Home Owner’s Association (condo) Fee

When you see a property listing sheet and you are looking for the “condo fee”, it may be in a section of the listing sheet titled “HOA fee”. Don’t be confused by the use of the term “HOA” fee as it means Home Owner’s Association fee. For short, condo fee. Willard Realty Group happily provides the condo fee data with each property description of condominiums for sale in Massachusetts.

 

That’s great, but what does this wonderful fee include and what should you look for when searching for condos? This is more important than most people initially consider when looking at the wonderful photos of a property listing. Your eye may be taken with the images of a modern kitchen, or a spectacular view off the balcony in the condo you’ve found in your online search. Pay close attention to the fee amount, and what the fee includes.

 

Condo Fee Example

 

 

 

First of all, is the fee too high for your budget and lifestyle. If so, no need to fall in love with the property. When considering whether the a condo fee is too high for your situation, pay close attention to what is included in the fee (see example above). The fee in the example seems quite reasonable and includes some amenities that you may enjoy such as “elevator”, “snow removal”, and such. More likely, you’d enjoy the swimming pool, recreational facilities, and perhaps the sauna/steam room. These items could save you money by taking away an expensive gym membership. Condo fees can be such a mundane thing to pay attention to, but it is quite important when buying a condominium.

 

Heat and hot water are positive inclusions when viewing the condo fee list. That $215 condo fee in the fee example above might be $50 higher (or more) if the heat were included in the fee. Heat and hot water costs, of course, would likely be higher if the source of energy for the building was “oil” vs. “natural gas”.

Elevators are usually necessary and expensive to maintain over time a condo association. When you are looking at individual units in a condo complex and there is an elevator or elevators, make a mental note to look at the condition of the elevator. Ask your buyer agent, or the listing agent if they are present, to find out how old the elevator is, and see if you can find out the maintenance schedule for the elevator. If you don’t like the building or unit, overall, then I just keep this question in mind.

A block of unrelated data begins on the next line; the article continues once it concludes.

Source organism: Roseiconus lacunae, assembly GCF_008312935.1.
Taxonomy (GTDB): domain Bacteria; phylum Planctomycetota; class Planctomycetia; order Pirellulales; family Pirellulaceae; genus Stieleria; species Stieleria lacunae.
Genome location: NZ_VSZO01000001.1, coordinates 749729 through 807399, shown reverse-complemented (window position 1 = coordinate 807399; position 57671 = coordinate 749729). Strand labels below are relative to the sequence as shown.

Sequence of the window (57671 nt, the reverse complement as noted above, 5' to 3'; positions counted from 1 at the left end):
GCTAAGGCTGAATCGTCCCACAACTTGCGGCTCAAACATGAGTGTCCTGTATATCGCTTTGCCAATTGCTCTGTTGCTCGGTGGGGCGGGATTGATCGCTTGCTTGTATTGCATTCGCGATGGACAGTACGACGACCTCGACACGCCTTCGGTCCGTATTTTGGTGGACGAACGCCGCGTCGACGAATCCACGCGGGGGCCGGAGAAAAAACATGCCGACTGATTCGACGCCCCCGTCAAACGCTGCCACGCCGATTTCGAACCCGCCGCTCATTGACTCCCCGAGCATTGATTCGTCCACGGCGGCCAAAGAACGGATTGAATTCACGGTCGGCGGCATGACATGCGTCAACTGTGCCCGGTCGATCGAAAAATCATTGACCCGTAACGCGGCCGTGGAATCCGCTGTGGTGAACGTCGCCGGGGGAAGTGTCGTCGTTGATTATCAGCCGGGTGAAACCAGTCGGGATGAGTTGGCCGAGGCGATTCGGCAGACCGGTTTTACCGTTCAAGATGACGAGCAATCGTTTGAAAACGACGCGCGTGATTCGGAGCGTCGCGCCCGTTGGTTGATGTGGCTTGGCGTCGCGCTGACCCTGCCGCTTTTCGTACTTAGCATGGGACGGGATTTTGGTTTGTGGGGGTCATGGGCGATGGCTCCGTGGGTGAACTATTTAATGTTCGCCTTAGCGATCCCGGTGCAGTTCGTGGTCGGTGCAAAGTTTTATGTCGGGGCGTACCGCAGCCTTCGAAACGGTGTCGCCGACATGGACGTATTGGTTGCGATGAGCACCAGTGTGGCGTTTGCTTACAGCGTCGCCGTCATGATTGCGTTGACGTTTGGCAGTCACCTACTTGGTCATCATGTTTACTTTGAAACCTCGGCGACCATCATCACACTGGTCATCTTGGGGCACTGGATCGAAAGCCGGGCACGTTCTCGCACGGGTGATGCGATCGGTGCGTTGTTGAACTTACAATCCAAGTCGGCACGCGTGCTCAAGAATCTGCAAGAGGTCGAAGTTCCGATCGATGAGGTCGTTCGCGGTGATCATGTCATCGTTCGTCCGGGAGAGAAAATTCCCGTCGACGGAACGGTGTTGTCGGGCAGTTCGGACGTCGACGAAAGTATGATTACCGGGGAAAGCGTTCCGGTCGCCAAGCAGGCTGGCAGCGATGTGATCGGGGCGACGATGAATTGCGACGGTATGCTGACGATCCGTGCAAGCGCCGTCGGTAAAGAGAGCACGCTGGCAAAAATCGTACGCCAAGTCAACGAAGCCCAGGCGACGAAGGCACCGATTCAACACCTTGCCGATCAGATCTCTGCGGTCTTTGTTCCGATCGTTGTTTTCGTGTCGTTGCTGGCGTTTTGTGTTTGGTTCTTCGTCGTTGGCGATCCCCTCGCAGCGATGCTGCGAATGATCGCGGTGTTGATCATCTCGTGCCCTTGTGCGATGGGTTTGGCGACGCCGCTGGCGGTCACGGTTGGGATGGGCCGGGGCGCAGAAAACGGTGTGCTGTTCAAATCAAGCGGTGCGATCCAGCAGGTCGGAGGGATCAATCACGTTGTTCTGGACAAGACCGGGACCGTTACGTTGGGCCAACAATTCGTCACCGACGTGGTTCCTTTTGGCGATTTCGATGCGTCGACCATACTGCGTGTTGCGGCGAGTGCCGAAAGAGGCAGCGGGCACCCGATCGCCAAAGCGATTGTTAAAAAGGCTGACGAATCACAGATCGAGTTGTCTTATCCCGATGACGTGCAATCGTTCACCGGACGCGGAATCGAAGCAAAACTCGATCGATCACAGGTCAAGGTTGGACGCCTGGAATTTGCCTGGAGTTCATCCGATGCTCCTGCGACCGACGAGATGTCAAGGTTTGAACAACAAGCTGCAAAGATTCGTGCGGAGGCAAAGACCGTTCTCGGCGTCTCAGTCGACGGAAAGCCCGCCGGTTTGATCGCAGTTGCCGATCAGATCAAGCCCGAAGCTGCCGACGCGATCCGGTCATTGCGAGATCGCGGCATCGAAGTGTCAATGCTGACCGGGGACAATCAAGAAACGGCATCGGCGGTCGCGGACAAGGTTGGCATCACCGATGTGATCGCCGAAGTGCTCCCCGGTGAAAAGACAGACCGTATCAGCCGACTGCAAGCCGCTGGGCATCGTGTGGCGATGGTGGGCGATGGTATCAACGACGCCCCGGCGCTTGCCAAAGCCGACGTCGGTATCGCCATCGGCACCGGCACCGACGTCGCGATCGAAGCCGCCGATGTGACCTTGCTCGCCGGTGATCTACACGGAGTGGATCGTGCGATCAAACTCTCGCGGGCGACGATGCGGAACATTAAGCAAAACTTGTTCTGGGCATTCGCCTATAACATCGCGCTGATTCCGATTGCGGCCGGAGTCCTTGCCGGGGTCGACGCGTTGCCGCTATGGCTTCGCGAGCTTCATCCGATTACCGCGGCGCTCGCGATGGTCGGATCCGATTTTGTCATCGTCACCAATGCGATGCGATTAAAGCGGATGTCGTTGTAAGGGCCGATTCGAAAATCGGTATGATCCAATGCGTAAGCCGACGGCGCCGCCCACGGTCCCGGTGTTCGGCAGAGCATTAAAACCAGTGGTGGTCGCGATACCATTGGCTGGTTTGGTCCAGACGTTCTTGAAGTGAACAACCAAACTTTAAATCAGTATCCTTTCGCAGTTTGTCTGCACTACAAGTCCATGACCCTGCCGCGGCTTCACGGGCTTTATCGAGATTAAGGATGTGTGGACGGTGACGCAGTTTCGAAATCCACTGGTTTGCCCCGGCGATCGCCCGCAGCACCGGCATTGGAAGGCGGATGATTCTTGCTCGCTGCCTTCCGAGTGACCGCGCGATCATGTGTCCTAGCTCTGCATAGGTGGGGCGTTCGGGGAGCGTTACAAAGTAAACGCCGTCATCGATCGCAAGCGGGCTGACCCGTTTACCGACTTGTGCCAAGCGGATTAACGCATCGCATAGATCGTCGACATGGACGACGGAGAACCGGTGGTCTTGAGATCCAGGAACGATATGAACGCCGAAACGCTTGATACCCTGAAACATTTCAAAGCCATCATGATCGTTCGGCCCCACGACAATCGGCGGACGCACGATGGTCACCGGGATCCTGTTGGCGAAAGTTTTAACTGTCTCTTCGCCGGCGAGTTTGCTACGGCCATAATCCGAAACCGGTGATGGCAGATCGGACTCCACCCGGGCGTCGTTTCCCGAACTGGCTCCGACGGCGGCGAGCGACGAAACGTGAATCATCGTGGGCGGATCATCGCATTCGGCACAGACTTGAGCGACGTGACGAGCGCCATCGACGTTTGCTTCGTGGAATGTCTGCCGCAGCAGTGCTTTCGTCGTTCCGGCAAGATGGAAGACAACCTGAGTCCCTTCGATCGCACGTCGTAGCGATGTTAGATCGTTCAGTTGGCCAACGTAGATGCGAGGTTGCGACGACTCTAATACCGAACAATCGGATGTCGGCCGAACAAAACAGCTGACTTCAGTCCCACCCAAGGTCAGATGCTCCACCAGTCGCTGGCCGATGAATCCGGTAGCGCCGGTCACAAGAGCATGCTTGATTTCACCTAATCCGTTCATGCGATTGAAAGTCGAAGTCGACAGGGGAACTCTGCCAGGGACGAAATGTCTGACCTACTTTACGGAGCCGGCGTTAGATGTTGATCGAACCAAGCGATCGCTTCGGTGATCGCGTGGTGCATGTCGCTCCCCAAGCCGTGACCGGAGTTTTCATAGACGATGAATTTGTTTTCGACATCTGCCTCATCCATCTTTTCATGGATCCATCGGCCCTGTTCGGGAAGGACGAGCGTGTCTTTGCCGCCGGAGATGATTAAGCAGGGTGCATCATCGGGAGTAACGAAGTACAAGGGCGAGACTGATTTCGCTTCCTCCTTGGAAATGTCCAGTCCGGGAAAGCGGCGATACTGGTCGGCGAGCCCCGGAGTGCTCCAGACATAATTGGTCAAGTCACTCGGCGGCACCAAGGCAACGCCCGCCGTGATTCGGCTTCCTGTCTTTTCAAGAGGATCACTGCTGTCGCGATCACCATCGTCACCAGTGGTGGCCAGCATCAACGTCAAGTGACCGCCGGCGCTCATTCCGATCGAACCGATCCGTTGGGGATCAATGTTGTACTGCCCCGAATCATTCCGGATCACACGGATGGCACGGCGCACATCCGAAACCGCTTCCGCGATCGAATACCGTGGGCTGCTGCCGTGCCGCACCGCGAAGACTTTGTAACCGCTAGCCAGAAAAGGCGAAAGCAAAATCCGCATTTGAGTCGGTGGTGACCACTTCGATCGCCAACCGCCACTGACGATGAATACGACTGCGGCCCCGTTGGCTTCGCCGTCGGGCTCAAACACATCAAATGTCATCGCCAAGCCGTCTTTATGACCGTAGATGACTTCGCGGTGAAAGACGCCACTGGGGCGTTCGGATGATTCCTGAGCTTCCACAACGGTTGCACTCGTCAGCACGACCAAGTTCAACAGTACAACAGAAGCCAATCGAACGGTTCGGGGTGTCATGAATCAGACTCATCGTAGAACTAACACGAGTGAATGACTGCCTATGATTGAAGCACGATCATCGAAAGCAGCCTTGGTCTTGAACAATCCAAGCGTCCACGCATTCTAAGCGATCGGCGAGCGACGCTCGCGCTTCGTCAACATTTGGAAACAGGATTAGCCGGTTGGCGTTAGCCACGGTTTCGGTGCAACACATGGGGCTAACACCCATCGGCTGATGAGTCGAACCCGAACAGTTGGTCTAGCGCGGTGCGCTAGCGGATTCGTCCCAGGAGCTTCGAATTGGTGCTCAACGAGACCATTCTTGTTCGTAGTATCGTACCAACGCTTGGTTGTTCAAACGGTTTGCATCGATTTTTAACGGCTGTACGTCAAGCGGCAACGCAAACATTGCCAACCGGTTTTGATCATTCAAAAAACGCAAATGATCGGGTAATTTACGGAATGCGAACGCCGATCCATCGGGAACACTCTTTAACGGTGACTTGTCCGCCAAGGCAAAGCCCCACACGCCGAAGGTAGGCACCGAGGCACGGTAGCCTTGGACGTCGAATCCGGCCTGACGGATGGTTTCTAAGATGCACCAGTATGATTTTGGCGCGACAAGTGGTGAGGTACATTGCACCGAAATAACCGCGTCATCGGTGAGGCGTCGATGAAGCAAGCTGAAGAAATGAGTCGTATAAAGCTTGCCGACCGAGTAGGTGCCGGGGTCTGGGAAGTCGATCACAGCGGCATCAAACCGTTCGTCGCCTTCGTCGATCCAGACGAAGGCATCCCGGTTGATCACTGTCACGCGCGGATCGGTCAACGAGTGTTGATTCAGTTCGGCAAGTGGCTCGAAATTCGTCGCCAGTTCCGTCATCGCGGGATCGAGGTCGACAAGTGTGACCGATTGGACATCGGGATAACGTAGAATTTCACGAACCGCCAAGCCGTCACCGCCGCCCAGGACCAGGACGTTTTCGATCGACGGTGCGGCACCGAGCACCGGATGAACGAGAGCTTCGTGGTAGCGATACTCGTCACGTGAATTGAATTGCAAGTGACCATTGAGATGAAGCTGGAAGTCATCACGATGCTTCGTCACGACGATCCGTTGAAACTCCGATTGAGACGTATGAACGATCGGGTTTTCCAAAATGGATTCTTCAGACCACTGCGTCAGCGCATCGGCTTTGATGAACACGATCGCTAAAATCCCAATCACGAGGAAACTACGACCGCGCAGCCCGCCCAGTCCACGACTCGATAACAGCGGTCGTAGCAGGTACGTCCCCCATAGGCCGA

Swimming pools and tennis courts are nice amenities to have, but the condo fee that you see on the listing sheet will likely be higher for a condo association that has these amenities versus on that does not. Just something to note when searching for condos. It all comes down to personal choices for amenities. Typically a smaller percentage of condo owners use these amenities and you might be paying a higher fee for something that you will not fully utilize. In the big picture, this may not be as big a deal for your decision to purchase in a condo complex.

 

Ritz Carlton Condo Fee Example

 

 

“High” Condo Fees are typically associated with luxury condominium living with on-site 24hr concierge services, perhaps valet parking, and on-site security. The example condo fee listed above is $1,394 and this is for a 963 sf unit at the Ritz Carlton on Avery Street in downtown Boston. The condo fee is for a unit is determined by its square footage. At the Ritz Carlton, this unit’s condo fee would be even higher if the unit were to convey (sell) with a “heated” underground garage space. In general, a 500 sf unit will have a lot lower condo fee than a 1,000 sf unit.

 

Please feel free to contact me if you have questions related to Boston metro real estate, condo fees, or wish to hire Willard Realty Group as your professional Buyer or Seller agent.

 

 

 

Willard D. Cunningham

(617) 921-4758 direct

(617) 921-4758 cell

(617) 812-0577 fax

will@willardgrp.com

willardgrp.com

Broker License# 9077116

“Your referrals to me will get the best
of my eight years’ real estate experience –
and my heartfelt thanks.”

 

Willard Realty Group, Inc.

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